chameleon sale

Chameleon Launcher has come a long way since it first started its Kickstarter campaign. Once it broke out of it’s successful introduction, it underwent a lengthy beta phase that caused all sorts of hype and produced all sorts of excitement. The one thing that held it back was that it was a little too pricey right out of the gate. Priced at $10, most people wouldn’t pay that much just to try out a launcher that they might not even like.

chameleon tablet

When Chameleon version 1 hit Google Play a couple of weeks ago, some users complained about the limited selection of widgets. That is set to change though. Teknision, the developer of the project, has been working hard to create more widgets, but also to make available widgets created by the community and even stock Android widgets.

gabor vida teknision

Chameleon, the innovative Android launcher developed by Teknision (creators of the Blackberry PlayBook UI), made quite a stir in the Android community. The intelligent overlay promises to change the way we use our devices, by offering “a better home screen for your Android tablet, designed to fit your lifestyle”. The project got successfully funded on Kickstarter (after some misadventures) and is currently in beta stage. In fact, if you backed Chameleon on Kickstarter, you should soon receive your invitation for the beta test. We sat down with Gabor Vida, President of Teknision, to discuss about Chameleon, Kickstarter, and user interfaces. Check out the…

chameleon-front

It sure has been a roller coaster ride for the folks at Chameleon. After receiving more than the required pledges for their Kickstarter project, the whole campaign had to be restarted due to an error. But things are certainly looking up, as they have successfully garnered enough pledges on day one of the re-listing. The developers haven’t been resting on their laurels, as work on the app is still ongoing and the Chameleon Home Screen Systems now includes support for 7-inch tablets and even phones! Good to know that the Chameleon team is listening to what the public has been…

Chameleon Kickstarter

When Bogdan first introduced the revolutionary Chameleon launcher back in March, the developers (Teknision) were undergoing negotiations with several Android manufacturers for integrating their unique homescreen in future Android tablets. Fast forward a couple of months, and Adrian reported that these negations have failed and that Teknision decided to turn Chameleon into a Kickstarter campaign, aiming to raise $50k in pledges before June 15, so that the app can make its way into Google Play at some point during September. Unfortunately, I’m now here to report that, although Teknision did manage to raise the $50k they were hoping for, the…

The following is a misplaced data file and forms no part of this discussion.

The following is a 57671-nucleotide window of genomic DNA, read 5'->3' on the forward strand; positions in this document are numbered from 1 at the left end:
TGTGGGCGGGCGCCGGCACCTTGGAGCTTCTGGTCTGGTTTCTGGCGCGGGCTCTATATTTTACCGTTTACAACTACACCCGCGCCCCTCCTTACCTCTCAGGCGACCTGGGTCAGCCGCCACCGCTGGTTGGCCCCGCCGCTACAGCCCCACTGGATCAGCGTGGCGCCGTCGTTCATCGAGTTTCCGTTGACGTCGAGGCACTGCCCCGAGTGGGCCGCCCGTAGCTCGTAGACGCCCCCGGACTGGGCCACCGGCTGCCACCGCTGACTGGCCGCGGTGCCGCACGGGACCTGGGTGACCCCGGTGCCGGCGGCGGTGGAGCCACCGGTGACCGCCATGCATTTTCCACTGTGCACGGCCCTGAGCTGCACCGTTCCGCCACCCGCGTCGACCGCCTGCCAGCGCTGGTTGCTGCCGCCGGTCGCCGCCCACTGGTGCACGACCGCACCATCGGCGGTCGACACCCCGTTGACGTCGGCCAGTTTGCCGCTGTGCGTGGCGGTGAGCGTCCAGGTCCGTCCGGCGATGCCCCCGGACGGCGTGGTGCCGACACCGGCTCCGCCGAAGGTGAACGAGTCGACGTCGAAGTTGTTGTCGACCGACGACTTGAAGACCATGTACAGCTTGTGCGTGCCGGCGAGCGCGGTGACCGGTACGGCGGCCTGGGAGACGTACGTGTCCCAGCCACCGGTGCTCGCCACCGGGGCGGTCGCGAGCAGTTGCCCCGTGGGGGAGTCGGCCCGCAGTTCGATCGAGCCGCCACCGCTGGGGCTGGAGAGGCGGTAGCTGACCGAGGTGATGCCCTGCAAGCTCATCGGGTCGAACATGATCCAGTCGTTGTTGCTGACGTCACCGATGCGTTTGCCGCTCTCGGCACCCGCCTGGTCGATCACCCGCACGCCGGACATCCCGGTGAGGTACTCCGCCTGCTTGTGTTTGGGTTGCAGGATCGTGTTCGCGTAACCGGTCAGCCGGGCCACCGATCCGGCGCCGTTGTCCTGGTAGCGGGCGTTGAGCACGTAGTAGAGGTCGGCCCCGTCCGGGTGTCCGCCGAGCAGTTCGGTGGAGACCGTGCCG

Chameleon

We’ve reported about the Chameleon project a couple of times before at Android Authority. Developed by Teknision, a Canadian user experience design house in Ottawa, Chameleon is an Android tablet user interface with a twist. Just like its color-changing namesake, Teknision’s UI changes its appearance to adapt to the user that happens to be using the tablet at the moment. The first time we wrote about Chameleon, Teknision’s chief head Gabor Vida said that the company is in talks with a manufacturer to bring the UI to Android devices. Unfortunately (or fortunately?) the talks didn’t pan out, and Teknision decided…

Chameleon

Those of you who’ve been watching our website for more than a little while might remember an article from a couple of months back talking about Chameleon. More than just an UX overlay, Teknision’s project looked like something that could really revolutionize the way we interact with our Android-based tablets, making Google’s OS a more personal and “alive” experience. Back then, Chameleon’s developers said that they were in talks with several Android manufactures interested in integrating the UI into their products, which made us optimistic about the project’s future. However, it seems that the negotiations haven’t come to a happy…

projectChameleon_02

For most manufacturers, the home screen is the most important part of the Android interface. Why? Because, on the home screen, they can easily apply their own branding and style, and, in theory, differentiate their devices from the sea of competing Android products. The need for differentiation is understandable, but unfortunately, for end users, overlays like TouchWiz, Sense, or Motoblur are just sources of slow updates, bloatware, and poor performance. However, it’s not like the home screen of vanilla Android is a major step forward when compared to the manufacturers’ overlays. All you get in the stock version are apps…